So much for my March entry based on an extract, I have now read the book The Good Man Jesus and the Soundrel Christ twice.
The experience of reading Philip Pullman’s The Good Man Jesus and the Scoundrel Christ is disturbing but hugely worthwhile. Whilst Pullman emphasises that It is a Story, it does follow, in a great many respects, the story of Jesus as told in the Gospels. There is a huge jarring early on as the Annunciation is replaced by a rather equivocal scene with an angel in the guise of a young man. The result is twins and this provides the machinery of the plot.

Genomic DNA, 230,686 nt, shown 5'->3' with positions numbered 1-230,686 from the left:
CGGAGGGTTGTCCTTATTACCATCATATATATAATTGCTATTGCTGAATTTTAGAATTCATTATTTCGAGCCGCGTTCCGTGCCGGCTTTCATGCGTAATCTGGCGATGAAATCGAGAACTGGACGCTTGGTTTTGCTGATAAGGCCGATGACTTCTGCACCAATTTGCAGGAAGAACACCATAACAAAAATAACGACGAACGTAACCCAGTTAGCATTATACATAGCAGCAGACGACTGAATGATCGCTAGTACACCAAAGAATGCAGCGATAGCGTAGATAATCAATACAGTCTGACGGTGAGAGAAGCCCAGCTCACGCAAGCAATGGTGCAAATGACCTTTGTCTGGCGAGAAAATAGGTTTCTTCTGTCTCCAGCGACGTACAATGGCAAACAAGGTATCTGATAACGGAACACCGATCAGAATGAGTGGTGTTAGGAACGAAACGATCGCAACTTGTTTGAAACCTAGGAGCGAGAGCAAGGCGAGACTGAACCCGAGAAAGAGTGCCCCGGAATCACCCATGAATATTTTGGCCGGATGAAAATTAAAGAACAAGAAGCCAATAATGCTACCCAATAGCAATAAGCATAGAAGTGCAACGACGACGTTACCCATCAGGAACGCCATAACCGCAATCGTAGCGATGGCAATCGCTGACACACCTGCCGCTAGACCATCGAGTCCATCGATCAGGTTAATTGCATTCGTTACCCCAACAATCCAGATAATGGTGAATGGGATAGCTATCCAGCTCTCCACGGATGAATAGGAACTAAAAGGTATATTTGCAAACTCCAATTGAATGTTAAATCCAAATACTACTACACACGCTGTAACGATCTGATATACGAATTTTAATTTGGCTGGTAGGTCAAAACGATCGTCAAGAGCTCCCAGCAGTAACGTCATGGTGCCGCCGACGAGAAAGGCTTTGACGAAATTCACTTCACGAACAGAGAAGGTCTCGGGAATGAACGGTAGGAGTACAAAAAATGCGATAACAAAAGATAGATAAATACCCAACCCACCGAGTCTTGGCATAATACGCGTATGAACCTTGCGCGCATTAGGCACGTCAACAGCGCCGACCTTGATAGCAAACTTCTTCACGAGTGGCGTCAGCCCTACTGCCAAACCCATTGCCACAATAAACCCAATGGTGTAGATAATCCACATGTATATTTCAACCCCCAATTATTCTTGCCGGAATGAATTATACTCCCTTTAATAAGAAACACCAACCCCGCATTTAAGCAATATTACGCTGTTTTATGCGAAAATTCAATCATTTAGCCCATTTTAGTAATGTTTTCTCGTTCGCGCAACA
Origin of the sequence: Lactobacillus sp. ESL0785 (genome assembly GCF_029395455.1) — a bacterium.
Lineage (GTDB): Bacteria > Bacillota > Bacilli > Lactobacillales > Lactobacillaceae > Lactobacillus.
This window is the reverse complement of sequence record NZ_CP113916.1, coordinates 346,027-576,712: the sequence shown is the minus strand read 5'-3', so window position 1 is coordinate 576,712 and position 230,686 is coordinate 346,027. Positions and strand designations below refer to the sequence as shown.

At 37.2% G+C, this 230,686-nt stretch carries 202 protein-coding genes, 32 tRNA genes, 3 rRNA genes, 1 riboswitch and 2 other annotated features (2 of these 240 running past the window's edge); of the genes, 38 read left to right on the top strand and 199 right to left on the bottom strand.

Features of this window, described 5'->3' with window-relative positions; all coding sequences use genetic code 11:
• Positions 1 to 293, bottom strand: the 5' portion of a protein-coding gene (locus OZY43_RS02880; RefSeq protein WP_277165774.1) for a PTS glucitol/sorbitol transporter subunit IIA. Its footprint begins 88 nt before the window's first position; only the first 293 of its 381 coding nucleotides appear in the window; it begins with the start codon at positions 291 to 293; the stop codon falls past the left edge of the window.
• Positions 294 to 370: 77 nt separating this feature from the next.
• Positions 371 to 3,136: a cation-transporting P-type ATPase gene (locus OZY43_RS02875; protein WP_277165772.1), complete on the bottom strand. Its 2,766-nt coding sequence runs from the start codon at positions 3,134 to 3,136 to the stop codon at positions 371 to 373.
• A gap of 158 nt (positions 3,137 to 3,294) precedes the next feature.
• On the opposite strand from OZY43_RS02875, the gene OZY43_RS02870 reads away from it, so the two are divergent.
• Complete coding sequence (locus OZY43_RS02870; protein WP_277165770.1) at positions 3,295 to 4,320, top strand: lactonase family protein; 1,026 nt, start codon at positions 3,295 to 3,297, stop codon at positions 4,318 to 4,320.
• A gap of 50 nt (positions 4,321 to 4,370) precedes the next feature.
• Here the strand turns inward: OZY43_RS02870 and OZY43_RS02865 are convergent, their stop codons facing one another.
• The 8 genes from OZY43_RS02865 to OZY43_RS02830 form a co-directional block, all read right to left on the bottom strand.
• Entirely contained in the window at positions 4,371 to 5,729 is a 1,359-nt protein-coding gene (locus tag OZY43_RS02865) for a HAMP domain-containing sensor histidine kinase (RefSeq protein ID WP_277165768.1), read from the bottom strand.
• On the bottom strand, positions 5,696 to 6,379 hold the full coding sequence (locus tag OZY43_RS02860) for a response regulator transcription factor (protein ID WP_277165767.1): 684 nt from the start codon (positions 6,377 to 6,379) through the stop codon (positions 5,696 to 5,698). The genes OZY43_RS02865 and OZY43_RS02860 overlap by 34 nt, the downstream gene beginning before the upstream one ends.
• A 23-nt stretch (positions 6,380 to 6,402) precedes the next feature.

Jesus is a good man who does not claim to be God. This successfully circumvents the conventional argument Christians put forward to those who say that the historical Jesus was a good man but not God; how can he be good and make the claims he does? Well in this story he doesn’t, but his younger and weaker twin brother, named Christ, has no such scruples. Jesus is passionate about calling all to repentance for the Kingdom of God is very close at hand. Scholars argue that the historic Jesus held a very similar view. Christ is altogether more circumspect.
The enduring impression is of Jesus and his honesty and goodness.